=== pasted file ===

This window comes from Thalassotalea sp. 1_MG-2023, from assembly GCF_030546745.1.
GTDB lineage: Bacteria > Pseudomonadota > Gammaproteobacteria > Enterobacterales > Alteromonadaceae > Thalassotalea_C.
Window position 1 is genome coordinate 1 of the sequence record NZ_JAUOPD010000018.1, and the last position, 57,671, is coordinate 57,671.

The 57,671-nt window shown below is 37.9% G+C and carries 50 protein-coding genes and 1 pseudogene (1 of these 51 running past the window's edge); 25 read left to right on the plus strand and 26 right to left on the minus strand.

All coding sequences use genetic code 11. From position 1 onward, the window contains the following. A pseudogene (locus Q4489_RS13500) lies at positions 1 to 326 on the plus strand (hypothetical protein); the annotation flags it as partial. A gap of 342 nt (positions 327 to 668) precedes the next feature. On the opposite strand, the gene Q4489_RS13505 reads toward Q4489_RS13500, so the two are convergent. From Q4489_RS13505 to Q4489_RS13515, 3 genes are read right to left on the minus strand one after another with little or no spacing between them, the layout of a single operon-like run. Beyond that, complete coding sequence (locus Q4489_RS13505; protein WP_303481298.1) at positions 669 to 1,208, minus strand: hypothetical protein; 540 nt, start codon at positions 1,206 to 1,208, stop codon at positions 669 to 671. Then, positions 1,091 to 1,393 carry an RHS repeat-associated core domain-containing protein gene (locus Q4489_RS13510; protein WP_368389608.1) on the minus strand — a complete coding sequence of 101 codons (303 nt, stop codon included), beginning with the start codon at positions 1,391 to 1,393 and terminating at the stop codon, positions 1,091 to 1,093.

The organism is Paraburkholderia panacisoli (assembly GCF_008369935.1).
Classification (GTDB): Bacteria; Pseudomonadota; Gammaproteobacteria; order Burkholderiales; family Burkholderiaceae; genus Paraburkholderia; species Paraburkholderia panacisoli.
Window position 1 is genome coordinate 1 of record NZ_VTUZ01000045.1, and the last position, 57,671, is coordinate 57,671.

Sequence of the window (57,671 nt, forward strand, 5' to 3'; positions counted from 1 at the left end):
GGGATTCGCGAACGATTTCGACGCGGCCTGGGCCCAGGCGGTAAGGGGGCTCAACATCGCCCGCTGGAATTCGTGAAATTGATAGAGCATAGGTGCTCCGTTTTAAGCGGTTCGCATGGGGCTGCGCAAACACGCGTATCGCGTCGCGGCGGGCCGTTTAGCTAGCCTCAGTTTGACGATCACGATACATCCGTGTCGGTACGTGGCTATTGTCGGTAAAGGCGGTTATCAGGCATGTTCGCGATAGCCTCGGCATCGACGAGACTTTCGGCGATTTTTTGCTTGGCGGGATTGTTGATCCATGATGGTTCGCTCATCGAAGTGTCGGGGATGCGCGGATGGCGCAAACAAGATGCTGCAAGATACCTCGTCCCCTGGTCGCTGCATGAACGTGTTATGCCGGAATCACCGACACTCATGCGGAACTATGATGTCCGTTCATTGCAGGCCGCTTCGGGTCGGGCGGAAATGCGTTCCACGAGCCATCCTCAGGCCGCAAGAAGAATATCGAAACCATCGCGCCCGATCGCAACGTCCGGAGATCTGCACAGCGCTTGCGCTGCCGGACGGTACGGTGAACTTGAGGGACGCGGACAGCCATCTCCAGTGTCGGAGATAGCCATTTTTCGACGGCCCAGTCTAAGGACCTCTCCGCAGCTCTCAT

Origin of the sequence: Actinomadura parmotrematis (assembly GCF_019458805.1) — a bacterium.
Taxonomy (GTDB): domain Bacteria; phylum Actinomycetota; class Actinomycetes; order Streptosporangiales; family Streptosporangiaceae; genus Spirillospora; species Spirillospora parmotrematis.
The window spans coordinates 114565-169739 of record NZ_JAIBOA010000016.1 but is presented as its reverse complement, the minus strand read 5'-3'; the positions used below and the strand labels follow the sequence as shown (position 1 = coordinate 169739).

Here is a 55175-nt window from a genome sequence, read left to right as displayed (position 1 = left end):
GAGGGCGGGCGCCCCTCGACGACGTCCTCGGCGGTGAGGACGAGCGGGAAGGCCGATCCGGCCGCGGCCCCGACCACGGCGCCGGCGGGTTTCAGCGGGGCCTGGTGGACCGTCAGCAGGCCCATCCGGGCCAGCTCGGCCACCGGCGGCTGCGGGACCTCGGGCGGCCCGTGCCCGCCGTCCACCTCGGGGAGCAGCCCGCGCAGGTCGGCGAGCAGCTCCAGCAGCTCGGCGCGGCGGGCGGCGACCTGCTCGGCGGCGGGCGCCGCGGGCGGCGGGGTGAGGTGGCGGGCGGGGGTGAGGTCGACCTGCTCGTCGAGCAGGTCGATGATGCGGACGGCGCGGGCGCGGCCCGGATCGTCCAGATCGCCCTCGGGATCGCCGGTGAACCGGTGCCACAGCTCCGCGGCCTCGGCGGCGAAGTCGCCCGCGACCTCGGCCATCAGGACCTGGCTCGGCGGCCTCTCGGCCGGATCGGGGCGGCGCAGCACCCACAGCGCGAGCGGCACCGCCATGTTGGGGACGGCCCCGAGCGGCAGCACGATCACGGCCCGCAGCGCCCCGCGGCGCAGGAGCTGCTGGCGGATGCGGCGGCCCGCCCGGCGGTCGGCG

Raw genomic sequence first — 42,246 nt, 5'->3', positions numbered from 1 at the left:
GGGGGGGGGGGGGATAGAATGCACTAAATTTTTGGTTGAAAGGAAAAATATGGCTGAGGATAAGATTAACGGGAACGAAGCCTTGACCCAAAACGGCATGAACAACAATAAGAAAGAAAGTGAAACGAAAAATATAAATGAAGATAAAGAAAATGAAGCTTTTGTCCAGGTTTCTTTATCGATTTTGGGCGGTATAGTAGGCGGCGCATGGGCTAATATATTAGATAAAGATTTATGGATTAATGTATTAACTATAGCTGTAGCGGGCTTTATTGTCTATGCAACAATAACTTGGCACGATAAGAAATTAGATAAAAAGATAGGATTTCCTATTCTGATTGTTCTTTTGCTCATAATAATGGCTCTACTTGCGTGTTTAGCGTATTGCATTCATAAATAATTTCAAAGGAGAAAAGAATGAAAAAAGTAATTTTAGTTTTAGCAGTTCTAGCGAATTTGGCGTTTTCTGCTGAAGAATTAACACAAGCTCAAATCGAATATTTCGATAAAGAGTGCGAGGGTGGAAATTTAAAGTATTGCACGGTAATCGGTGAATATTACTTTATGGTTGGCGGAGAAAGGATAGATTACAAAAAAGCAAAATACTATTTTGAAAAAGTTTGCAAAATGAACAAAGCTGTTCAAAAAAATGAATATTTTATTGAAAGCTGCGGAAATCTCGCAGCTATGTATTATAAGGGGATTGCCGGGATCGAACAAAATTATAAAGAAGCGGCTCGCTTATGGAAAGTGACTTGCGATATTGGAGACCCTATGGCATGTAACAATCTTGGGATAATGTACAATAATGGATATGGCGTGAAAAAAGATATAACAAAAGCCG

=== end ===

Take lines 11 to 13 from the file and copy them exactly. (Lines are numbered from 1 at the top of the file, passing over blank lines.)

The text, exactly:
Origin of the sequence: Actinomadura parmotrematis (assembly GCF_019458805.1) — a bacterium.
Taxonomy (GTDB): domain Bacteria; phylum Actinomycetota; class Actinomycetes; order Streptosporangiales; family Streptosporangiaceae; genus Spirillospora; species Spirillospora parmotrematis.
The window spans coordinates 114565-169739 of record NZ_JAIBOA010000016.1 but is presented as its reverse complement, the minus strand read 5'-3'; the positions used below and the strand labels follow the sequence as shown (position 1 = coordinate 169739).